Those are ideal lights for search, clearing houses, backyards, warehouses etc. Being rechargeable, they are always used with a maximum run time (taken out of the charger at start of the shift), a thing that you can not do with 123 batteries unless you are willing to dump half-used batteries at the start of a shift.
Their large diameter (2 inches) reflectors put more light at a longer distance than any of the belt lights. Even though some of the belt lights approach 200 lumens, they do it with reduced run time and much reduced throw, due to their small diameter reflectors.
A Magcharger will put a spot of light at 150 yards, as will the Ultra Stinger and a BOREALIS, which has the capability of illuminating the whole road for 250 yards.
Those lights are ideal for traffic stops, accident sites and the ones with major lumen output can even illuminate through heavily tinted windows.
Lets start with the popular Surefire G-2 (or 6 P) at 65 lumens, the target is the 8 by 12 tool shed at 30 yards.
We are going to pit the Surefire G-2 65 lumens $35.00 against the Surefire Digital Lumamax L-4 (also 65 lumens and with a price tag of $160.00).
Surefire G-2 65 lumens
Surefire L-4 Luxeon V, LED, 65 lumens
And now we are going to pit the Surefire 6 P with the P-61 120 lumen lamp (20 minutes run time) against the best Luxeon LED thrower that I have (similar to the cree LED).
This is a Mc Gizmo PR T head with a TWOJ bin Luxeon doing 120 plus lumens.
Surefire Centurion C-2 (same as the 6P) with the P-61 lamp, 120 lumens.
And the PR T with TWOJ bin Luxeon, (LED) @ 120 lumens
And now we are going to show a belt light of 200 lumens (The Surefire Centurion III with the P-91 lamp, 200 lumens, 20 minutes run) and three cars' lights of 200 lumens plus and beyond.
Surefire Centurion C-III, 200 lumens P-91 lamp.
And here the Magcharger also 200 lumens, with its bigger reflector and tighter focus will throw the light at 150 yards, while the Centurion III range will stop at 45 or 50 yards.
Magcharger 200 lumens (40,000 candlepowers)
And here is the Ultra Stinger, the most powerful of the rechargeables from Streamlight with 295 lumens and 75,000 candlepower.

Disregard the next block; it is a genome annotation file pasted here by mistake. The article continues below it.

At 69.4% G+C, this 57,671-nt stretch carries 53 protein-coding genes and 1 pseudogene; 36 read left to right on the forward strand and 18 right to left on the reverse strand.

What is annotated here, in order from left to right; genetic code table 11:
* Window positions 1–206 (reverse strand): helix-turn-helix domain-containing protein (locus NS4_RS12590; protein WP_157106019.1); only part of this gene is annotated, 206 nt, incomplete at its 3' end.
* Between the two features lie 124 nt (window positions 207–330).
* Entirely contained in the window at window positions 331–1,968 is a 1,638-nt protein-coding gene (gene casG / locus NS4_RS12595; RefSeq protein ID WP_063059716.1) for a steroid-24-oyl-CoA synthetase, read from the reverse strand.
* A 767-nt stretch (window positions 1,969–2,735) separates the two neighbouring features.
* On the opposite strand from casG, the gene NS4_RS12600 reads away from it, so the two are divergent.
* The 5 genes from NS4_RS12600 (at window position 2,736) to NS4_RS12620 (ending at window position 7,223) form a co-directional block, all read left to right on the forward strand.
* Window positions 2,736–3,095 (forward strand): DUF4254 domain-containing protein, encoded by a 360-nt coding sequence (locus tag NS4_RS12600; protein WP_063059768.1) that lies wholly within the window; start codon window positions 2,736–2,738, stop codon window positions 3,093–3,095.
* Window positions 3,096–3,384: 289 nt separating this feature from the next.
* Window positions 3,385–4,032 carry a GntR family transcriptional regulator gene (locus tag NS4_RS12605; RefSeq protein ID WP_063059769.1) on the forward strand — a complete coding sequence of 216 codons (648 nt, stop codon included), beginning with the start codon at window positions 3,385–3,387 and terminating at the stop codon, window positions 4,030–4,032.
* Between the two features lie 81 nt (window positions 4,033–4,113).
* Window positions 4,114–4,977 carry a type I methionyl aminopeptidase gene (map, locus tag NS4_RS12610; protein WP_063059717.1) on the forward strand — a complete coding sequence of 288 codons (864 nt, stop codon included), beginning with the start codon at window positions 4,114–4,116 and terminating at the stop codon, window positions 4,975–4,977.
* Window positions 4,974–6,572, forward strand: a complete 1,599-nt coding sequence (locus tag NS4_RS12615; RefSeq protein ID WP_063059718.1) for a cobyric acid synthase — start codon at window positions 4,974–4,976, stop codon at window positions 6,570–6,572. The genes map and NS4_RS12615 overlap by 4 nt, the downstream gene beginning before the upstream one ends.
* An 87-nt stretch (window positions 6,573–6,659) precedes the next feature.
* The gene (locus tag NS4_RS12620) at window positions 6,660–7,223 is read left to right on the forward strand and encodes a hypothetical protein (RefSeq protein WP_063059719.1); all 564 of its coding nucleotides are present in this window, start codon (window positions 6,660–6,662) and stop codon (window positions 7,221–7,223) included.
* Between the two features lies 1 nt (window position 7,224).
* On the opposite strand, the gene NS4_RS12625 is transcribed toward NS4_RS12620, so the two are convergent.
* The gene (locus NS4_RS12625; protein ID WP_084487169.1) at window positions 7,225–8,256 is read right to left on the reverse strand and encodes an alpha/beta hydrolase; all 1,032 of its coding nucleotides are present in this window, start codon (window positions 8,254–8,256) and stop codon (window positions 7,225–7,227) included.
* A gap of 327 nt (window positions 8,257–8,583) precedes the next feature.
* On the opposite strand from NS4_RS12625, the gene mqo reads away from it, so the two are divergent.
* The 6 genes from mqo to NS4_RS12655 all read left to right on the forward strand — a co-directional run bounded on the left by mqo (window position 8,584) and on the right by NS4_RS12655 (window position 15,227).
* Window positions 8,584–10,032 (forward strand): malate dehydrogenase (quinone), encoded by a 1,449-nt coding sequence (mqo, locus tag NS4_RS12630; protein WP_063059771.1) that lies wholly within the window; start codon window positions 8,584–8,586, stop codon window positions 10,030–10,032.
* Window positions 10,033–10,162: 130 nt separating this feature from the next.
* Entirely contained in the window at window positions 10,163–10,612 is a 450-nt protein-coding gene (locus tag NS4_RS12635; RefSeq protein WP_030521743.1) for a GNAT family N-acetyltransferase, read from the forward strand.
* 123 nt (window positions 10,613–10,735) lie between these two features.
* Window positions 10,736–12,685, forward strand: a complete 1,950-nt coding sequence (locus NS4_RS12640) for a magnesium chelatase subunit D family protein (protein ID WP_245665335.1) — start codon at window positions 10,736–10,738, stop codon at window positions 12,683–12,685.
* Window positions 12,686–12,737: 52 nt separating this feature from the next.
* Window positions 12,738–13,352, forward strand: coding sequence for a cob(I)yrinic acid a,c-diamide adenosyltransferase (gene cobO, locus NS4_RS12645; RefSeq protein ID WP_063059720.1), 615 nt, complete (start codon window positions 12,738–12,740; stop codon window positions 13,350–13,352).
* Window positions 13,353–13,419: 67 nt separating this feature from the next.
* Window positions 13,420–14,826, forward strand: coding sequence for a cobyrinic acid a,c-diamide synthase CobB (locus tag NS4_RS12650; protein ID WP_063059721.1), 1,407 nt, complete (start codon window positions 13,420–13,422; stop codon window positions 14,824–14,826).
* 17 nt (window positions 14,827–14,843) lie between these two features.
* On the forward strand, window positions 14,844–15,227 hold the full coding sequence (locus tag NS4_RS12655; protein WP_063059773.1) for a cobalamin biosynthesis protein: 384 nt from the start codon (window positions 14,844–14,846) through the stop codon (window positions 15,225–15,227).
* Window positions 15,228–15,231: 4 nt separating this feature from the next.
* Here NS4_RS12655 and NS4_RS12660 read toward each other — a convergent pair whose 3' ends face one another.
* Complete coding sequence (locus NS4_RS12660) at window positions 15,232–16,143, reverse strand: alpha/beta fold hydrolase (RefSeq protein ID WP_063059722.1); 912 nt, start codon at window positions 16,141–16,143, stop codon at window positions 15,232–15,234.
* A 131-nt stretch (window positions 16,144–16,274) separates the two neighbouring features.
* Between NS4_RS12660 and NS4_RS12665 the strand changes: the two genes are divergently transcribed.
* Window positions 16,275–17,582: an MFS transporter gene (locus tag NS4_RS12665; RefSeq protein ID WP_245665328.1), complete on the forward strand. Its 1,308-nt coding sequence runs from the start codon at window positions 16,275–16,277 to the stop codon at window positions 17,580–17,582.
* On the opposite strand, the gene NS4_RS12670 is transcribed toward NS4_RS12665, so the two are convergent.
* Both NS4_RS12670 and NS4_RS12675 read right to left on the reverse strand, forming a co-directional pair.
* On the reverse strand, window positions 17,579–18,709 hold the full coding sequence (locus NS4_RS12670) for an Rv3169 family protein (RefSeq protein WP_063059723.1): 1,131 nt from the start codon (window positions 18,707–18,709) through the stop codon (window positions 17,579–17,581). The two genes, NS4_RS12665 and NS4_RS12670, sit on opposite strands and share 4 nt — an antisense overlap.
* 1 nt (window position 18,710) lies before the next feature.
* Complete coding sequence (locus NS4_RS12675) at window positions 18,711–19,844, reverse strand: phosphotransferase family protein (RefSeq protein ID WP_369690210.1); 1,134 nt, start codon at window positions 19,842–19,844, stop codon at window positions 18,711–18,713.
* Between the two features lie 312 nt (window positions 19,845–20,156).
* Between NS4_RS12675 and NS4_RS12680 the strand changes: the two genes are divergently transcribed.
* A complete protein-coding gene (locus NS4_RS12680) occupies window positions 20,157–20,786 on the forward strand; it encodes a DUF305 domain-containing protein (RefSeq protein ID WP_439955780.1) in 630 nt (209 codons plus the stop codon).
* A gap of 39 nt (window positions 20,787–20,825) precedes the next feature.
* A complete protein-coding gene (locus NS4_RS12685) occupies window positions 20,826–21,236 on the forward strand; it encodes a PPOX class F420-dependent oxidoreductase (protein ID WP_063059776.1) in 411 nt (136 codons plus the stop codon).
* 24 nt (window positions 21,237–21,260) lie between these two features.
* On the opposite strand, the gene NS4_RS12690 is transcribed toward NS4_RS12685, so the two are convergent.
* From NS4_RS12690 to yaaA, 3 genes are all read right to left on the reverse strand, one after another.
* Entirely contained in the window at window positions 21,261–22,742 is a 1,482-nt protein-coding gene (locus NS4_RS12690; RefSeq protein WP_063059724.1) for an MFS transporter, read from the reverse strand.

And now the BOREALIS, the light that I provide my customers, with the format of a 3 D (12 1/2 inches long) outputting 1050 lumens for 50 minutes.
And even that they have been there all along thru the shootout of the lights, you can see them for the first time. My assistant is at the left of the tool shed, leaning on the second tree, and the Bear's head is hanging from the tree to the right of the shed.
Do I need to say anything about the importance of a powerful light when clearing a backyard or wooded area?
February 21st, 2007 11:56 PM
Wow, I need BOREALIS for night patrol! Would I need to hard wire the charger, or can it be moved from car to car?
February 22nd, 2007 12:05 AM
Love the comparison pics - most informative.
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February 22nd, 2007 12:17 AM
Excellent post....most informative!
Thanks for the leg work and time put in....it is appreciated!
February 22nd, 2007 01:12 AM
Next you should take on spot lights. The led lights have there place but when you need some candle power it sure is nice to have it. I use a 4-C cell led mag light for work. It is impervious to shock but the beam is real tight (almost like a laser) and dose not throw much peripheral light. Any chance of making a bicycle light or there ordinances against too much light on a non motor vehicle.